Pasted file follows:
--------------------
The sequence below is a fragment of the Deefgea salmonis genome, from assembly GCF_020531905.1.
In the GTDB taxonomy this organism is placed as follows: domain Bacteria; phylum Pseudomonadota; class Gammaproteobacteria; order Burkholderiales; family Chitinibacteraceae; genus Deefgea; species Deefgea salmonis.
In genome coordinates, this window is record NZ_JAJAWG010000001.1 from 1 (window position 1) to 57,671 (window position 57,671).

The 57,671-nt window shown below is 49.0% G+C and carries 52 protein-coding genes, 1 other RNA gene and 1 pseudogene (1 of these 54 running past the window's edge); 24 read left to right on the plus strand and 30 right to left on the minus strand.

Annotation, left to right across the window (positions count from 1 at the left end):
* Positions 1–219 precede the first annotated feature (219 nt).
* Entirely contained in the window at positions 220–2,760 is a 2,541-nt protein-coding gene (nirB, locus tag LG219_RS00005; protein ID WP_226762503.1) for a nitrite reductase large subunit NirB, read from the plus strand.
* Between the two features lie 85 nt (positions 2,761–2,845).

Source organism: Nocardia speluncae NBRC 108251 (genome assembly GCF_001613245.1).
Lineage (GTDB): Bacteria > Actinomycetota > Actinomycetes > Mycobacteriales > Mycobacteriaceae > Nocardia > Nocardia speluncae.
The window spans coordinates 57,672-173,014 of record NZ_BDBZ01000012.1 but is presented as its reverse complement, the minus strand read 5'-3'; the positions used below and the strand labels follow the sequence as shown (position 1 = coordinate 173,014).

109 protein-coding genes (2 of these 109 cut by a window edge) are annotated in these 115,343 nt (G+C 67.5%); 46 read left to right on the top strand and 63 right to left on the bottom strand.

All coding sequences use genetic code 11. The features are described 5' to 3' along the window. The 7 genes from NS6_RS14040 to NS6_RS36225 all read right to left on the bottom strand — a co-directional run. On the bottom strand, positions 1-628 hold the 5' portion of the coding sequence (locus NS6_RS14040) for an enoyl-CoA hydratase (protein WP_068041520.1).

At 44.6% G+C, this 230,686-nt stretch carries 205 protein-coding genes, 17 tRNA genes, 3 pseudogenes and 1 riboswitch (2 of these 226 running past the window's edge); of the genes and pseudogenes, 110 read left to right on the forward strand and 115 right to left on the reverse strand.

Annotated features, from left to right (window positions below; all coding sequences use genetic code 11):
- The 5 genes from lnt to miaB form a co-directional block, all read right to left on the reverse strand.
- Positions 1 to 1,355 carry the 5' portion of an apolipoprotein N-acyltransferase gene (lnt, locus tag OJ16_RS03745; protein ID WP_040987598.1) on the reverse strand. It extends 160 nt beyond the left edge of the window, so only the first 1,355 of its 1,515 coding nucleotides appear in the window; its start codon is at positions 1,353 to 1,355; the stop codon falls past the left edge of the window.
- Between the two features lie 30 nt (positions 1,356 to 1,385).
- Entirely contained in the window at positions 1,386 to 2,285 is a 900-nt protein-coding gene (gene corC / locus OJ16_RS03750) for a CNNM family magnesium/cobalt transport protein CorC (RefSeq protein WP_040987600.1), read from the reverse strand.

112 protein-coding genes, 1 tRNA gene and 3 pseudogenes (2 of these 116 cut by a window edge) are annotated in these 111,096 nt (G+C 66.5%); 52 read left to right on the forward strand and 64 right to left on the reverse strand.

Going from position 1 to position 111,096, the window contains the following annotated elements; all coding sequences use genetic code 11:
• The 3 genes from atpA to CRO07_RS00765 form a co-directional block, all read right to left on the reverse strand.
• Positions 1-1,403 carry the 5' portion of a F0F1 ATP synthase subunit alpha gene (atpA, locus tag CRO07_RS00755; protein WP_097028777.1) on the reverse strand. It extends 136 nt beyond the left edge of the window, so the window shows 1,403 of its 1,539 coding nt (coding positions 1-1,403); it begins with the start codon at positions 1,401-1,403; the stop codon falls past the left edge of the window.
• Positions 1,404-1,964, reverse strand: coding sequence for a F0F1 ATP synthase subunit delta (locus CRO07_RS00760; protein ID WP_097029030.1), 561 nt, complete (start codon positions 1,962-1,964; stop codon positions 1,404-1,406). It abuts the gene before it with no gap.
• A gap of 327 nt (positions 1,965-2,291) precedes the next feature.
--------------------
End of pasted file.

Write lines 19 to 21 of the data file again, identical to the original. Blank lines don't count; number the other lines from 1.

- Entirely contained in the window at positions 1,386 to 2,285 is a 900-nt protein-coding gene (gene corC / locus OJ16_RS03750) for a CNNM family magnesium/cobalt transport protein CorC (RefSeq protein WP_040987600.1), read from the reverse strand.

112 protein-coding genes, 1 tRNA gene and 3 pseudogenes (2 of these 116 cut by a window edge) are annotated in these 111,096 nt (G+C 66.5%); 52 read left to right on the forward strand and 64 right to left on the reverse strand.

Going from position 1 to position 111,096, the window contains the following annotated elements; all coding sequences use genetic code 11: